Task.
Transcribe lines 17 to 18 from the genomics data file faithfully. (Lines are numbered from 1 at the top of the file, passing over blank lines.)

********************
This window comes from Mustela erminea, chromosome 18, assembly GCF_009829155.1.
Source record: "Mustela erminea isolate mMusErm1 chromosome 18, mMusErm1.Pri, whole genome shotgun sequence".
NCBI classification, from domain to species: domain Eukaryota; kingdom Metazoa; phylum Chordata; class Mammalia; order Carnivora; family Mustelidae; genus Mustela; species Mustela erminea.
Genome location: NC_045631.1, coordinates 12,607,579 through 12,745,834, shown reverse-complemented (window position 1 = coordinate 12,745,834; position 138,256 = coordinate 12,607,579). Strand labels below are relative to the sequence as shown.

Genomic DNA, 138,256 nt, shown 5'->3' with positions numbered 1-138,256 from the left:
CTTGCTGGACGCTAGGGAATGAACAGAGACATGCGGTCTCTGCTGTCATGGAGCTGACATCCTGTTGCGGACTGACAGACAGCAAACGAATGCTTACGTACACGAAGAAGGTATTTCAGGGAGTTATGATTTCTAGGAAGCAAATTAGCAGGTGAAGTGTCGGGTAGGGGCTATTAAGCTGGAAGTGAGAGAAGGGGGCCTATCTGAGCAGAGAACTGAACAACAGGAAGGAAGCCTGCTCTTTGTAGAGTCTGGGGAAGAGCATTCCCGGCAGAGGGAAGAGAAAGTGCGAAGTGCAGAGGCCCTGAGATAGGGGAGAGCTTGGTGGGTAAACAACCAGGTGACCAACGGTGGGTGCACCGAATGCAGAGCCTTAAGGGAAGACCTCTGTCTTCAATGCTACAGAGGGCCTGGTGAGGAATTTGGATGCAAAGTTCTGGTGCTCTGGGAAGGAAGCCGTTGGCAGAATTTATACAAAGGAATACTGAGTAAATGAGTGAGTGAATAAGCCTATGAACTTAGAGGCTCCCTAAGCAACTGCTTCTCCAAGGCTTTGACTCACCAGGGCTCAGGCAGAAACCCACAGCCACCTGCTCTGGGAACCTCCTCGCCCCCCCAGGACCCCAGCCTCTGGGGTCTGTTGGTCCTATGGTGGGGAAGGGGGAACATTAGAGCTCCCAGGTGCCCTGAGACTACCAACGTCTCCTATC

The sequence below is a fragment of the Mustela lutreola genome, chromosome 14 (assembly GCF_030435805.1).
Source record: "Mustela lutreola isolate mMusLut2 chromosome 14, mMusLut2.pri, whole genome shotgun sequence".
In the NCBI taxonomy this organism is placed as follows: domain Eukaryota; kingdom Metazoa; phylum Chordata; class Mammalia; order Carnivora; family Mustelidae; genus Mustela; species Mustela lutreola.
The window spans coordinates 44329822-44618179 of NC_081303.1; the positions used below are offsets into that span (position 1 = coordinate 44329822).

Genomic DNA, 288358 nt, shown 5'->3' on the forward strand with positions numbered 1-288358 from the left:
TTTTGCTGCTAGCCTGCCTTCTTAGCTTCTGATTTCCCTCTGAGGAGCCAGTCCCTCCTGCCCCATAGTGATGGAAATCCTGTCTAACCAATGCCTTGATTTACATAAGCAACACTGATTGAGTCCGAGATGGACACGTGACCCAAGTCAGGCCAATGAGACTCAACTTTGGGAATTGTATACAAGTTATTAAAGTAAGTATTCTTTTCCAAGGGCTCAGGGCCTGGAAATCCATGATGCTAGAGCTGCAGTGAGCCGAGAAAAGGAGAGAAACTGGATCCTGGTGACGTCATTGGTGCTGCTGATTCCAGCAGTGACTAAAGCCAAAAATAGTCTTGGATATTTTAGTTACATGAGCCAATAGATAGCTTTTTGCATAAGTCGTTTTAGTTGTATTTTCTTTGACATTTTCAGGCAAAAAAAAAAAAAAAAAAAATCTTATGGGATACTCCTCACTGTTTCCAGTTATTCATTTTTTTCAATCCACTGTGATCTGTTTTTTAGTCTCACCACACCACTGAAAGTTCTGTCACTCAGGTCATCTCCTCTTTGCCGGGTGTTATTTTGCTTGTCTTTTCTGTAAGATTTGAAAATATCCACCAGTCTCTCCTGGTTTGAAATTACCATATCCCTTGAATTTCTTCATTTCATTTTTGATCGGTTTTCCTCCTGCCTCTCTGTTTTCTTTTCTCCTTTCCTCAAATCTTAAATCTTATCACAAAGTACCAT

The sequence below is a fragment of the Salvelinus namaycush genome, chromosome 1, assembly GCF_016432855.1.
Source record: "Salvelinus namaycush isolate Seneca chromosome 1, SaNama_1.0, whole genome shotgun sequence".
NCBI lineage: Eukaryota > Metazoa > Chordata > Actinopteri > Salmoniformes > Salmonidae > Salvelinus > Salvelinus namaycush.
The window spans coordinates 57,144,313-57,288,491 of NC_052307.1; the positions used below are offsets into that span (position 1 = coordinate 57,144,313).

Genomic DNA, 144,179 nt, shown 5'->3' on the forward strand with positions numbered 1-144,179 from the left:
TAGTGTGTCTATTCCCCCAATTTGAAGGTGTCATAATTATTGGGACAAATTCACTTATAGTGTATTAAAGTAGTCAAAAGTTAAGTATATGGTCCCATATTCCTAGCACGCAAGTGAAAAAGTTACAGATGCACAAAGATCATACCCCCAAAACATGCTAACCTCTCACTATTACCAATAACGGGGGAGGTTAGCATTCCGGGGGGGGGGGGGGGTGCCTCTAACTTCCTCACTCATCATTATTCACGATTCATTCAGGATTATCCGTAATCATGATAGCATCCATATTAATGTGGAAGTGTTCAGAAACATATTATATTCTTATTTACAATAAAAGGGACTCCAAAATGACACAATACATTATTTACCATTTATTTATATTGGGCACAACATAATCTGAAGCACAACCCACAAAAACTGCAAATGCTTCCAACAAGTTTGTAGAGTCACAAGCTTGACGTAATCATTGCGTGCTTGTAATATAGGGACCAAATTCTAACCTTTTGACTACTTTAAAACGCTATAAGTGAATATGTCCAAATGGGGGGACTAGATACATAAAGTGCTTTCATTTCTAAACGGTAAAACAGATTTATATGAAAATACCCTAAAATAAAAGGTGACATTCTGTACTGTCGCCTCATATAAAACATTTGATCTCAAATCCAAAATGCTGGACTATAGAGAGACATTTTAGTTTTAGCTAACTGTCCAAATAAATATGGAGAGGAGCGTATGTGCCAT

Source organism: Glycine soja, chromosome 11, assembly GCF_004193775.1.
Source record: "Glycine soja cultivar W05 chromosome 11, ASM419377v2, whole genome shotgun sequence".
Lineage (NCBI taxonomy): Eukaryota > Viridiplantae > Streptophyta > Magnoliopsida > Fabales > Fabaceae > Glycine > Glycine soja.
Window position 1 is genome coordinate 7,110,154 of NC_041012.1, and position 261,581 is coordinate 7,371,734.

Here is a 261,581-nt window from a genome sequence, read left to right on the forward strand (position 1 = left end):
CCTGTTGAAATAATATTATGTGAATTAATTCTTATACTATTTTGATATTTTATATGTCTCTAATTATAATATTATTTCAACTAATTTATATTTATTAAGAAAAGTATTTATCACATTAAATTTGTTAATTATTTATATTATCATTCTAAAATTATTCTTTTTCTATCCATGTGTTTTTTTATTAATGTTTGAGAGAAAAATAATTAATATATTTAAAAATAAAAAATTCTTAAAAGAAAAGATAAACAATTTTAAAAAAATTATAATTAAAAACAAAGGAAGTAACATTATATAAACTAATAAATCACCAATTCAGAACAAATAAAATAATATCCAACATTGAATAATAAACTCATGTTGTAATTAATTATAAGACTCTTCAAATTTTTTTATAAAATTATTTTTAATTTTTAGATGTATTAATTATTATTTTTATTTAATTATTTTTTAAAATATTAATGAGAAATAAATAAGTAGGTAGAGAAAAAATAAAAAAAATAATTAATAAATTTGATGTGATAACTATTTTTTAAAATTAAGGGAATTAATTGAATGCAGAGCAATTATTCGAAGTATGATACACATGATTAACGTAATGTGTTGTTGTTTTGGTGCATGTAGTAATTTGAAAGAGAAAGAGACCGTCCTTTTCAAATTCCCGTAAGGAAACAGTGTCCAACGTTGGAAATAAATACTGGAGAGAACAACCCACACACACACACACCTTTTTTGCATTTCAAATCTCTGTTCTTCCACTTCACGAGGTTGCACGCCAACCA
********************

Genomic DNA, 144,179 nt, shown 5'->3' on the forward strand with positions numbered 1-144,179 from the left:
TAGTGTGTCTATTCCCCCAATTTGAAGGTGTCATAATTATTGGGACAAATTCACTTATAGTGTATTAAAGTAGTCAAAAGTTAAGTATATGGTCCCATATTCCTAGCACGCAAGTGAAAAAGTTACAGATGCACAAAGATCATACCCCCAAAACATGCTAACCTCTCACTATTACCAATAACGGGGGAGGTTAGCATTCCGGGGGGGGGGGGGGGTGCCTCTAACTTCCTCACTCATCATTATTCACGATTCATTCAGGATTATCCGTAATCATGATAGCATCCATATTAATGTGGAAGTGTTCAGAAACATATTATATTCTTATTTACAATAAAAGGGACTCCAAAATGACACAATACATTATTTACCATTTATTTATATTGGGCACAACATAATCTGAAGCACAACCCACAAAAACTGCAAATGCTTCCAACAAGTTTGTAGAGTCACAAGCTTGACGTAATCATTGCGTGCTTGTAATATAGGGACCAAATTCTAACCTTTTGACTACTTTAAAACGCTATAAGTGAATATGTCCAAATGGGGGGACTAGATACATAAAGTGCTTTCATTTCTAAACGGTAAAACAGATTTATATGAAAATACCCTAAAATAAAAGGTGACATTCTGTACTGTCGCCTCATATAAAACATTTGATCTCAAATCCAAAATGCTGGACTATAGAGAGACATTTTAGTTTTAGCTAACTGTCCAAATAAATATGGAGAGGAGCGTATGTGCCAT